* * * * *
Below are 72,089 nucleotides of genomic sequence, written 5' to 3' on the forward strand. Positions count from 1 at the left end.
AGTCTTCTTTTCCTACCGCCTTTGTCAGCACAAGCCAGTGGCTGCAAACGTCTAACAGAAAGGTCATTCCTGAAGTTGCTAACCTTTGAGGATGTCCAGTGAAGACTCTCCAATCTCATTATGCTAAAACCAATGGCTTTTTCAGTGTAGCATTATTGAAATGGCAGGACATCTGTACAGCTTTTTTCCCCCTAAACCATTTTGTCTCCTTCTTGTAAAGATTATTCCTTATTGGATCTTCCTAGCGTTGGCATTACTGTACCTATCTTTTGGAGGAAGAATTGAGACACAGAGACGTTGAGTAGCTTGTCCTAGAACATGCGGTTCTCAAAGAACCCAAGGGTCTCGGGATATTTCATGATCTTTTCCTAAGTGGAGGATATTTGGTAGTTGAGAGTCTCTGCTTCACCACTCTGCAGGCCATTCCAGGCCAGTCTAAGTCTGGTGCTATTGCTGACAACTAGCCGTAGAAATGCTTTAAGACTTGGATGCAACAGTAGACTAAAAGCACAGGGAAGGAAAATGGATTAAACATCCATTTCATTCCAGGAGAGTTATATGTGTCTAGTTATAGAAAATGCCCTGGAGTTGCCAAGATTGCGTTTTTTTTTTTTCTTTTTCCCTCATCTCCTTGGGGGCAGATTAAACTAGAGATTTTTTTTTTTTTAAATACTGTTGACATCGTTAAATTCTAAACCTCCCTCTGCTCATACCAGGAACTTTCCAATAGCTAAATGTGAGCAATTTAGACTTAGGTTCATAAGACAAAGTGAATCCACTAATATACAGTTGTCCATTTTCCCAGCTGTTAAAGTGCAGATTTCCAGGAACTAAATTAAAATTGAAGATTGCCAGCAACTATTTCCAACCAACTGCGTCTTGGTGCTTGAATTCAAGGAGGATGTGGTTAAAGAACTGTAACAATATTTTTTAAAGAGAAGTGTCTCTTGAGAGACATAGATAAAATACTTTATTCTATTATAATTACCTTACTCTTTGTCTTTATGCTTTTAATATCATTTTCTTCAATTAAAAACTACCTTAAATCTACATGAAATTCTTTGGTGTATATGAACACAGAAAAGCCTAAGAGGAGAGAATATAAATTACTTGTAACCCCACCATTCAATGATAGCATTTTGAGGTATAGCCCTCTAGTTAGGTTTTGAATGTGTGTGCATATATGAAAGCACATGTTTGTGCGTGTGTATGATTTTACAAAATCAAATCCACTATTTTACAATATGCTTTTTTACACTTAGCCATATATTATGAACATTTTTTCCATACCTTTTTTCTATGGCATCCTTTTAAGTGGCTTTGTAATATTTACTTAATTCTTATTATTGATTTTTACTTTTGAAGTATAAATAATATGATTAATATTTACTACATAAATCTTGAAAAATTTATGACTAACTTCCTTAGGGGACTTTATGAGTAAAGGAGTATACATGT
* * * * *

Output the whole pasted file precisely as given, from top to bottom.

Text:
Below are 72,089 nucleotides of genomic sequence, written 5' to 3' on the forward strand. Positions count from 1 at the left end.
AGTCTTCTTTTCCTACCGCCTTTGTCAGCACAAGCCAGTGGCTGCAAACGTCTAACAGAAAGGTCATTCCTGAAGTTGCTAACCTTTGAGGATGTCCAGTGAAGACTCTCCAATCTCATTATGCTAAAACCAATGGCTTTTTCAGTGTAGCATTATTGAAATGGCAGGACATCTGTACAGCTTTTTTCCCCCTAAACCATTTTGTCTCCTTCTTGTAAAGATTATTCCTTATTGGATCTTCCTAGCGTTGGCATTACTGTACCTATCTTTTGGAGGAAGAATTGAGACACAGAGACGTTGAGTAGCTTGTCCTAGAACATGCGGTTCTCAAAGAACCCAAGGGTCTCGGGATATTTCATGATCTTTTCCTAAGTGGAGGATATTTGGTAGTTGAGAGTCTCTGCTTCACCACTCTGCAGGCCATTCCAGGCCAGTCTAAGTCTGGTGCTATTGCTGACAACTAGCCGTAGAAATGCTTTAAGACTTGGATGCAACAGTAGACTAAAAGCACAGGGAAGGAAAATGGATTAAACATCCATTTCATTCCAGGAGAGTTATATGTGTCTAGTTATAGAAAATGCCCTGGAGTTGCCAAGATTGCGTTTTTTTTTTTTCTTTTTCCCTCATCTCCTTGGGGGCAGATTAAACTAGAGATTTTTTTTTTTTTAAATACTGTTGACATCGTTAAATTCTAAACCTCCCTCTGCTCATACCAGGAACTTTCCAATAGCTAAATGTGAGCAATTTAGACTTAGGTTCATAAGACAAAGTGAATCCACTAATATACAGTTGTCCATTTTCCCAGCTGTTAAAGTGCAGATTTCCAGGAACTAAATTAAAATTGAAGATTGCCAGCAACTATTTCCAACCAACTGCGTCTTGGTGCTTGAATTCAAGGAGGATGTGGTTAAAGAACTGTAACAATATTTTTTAAAGAGAAGTGTCTCTTGAGAGACATAGATAAAATACTTTATTCTATTATAATTACCTTACTCTTTGTCTTTATGCTTTTAATATCATTTTCTTCAATTAAAAACTACCTTAAATCTACATGAAATTCTTTGGTGTATATGAACACAGAAAAGCCTAAGAGGAGAGAATATAAATTACTTGTAACCCCACCATTCAATGATAGCATTTTGAGGTATAGCCCTCTAGTTAGGTTTTGAATGTGTGTGCATATATGAAAGCACATGTTTGTGCGTGTGTATGATTTTACAAAATCAAATCCACTATTTTACAATATGCTTTTTTACACTTAGCCATATATTATGAACATTTTTTCCATACCTTTTTTCTATGGCATCCTTTTAAGTGGCTTTGTAATATTTACTTAATTCTTATTATTGATTTTTACTTTTGAAGTATAAATAATATGATTAATATTTACTACATAAATCTTGAAAAATTTATGACTAACTTCCTTAGGGGACTTTATGAGTAAAGGAGTATACATGT